How To Pay Off Debt Fast
There are few things that are worse than that feeling you get when you know you’re drowning in debt. Believe me, I know. I’ve been there! Today I want to show you how to pay off debt…and pay off debt fast!
Most people get into debt because they are living paycheck to paycheck and don’t have an emergency fund. They make the minimum payments each month and spend everything else on things that they want. The end result is a pile of debt that will take years to pay off, if ever! This blog post contains six proven strategies for paying off your debts fast so you can live without the stress of owing money!
If your finances are a hot mess, it can be incredibly overwhelming to think about becoming debt-free. I’ll be honest with you. Learning how to pay off debt fast isn’t for the faint of heart. If you’re looking for some “get rich quick, pay off debt quick” scheme, you’ve come to the wrong place. Becoming debt free will take some hard work and some sacrifices on your part.
How To Pay Off Debt Fast
Know what you owe.
If you’re ready to get serious about debt, you need to pull your head out of the sand and figure out exactly how much you owe. There is power in knowing that big scary number. If you’re unsure how much debt you have, you will never be able to confidently say you’ve paid it all off. Make a list of all of your debts.
When my husband and I first faced our debt, we had over $80,000 of debt. It was a ridiculous number, but with hard work and attention to detail, we were able to get it paid off.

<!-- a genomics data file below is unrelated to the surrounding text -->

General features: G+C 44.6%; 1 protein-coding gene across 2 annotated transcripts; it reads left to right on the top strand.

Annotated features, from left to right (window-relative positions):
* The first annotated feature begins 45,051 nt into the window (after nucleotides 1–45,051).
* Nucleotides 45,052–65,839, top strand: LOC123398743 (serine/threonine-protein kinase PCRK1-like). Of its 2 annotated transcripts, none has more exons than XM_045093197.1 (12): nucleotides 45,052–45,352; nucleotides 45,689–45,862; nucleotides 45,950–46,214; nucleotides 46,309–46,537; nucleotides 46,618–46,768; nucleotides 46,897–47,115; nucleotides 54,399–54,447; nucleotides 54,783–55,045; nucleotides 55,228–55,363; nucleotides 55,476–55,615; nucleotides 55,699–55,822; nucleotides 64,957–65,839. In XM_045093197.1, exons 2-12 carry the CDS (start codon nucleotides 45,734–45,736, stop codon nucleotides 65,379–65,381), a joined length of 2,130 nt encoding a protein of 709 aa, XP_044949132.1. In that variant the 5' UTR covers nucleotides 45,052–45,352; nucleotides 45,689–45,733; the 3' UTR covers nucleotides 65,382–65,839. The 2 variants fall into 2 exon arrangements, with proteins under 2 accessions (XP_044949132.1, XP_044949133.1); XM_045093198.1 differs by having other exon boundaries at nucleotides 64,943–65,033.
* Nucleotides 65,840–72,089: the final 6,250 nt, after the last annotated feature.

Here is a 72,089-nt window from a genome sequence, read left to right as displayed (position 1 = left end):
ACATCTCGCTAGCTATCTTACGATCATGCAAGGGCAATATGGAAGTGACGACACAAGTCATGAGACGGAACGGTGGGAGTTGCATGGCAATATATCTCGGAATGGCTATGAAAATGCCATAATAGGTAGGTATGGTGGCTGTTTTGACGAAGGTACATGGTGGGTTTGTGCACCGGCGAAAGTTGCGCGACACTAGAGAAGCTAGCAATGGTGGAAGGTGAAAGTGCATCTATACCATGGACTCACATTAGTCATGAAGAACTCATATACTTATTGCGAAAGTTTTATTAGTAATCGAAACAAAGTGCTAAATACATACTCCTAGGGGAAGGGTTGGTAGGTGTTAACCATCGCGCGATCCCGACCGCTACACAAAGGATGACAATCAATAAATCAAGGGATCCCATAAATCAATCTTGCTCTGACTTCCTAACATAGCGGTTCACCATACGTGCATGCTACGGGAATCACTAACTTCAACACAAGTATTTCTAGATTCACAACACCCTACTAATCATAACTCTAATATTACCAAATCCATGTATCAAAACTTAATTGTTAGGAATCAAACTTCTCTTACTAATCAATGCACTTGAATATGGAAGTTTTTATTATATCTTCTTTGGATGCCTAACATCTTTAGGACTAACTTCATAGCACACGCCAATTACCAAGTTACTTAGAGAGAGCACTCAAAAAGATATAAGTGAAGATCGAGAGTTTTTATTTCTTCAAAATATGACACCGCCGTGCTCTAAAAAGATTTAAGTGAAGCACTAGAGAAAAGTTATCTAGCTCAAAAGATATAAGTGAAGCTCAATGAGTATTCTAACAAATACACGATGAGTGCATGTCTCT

One of the things that is helpful in knowing what you owe is to get a free copy of your credit report from annualcreditreport.com. If you’re wanting to know that all of your debt is going to be paid, you will want to request a credit report from all three before you start working to pay off debt. Once a year, you can request your credit report from all three agencies.
Set a debt-free goal date
A goal without a plan is just a wish. Focusing your efforts on debt repayment without setting a goal date may work for some people, but it will likely not be enough to help you get out of debt.
Before you begin, look at how much debt you have total. If you owe $10,000, set a goal of paying off $1,000 first. Of course you will want to pay the entire $10,000 off as quickly as possible, because interest rates are terrible! That high of a goal can get overwhelming quickly.
Breaking your goals down into more manageable steps will help you create the “snowball” effect that is so popular when paying off debt. If $1,000 is still too much to reach for at once, start with $100. No amount is too small! The only person you’re competing with is yourself.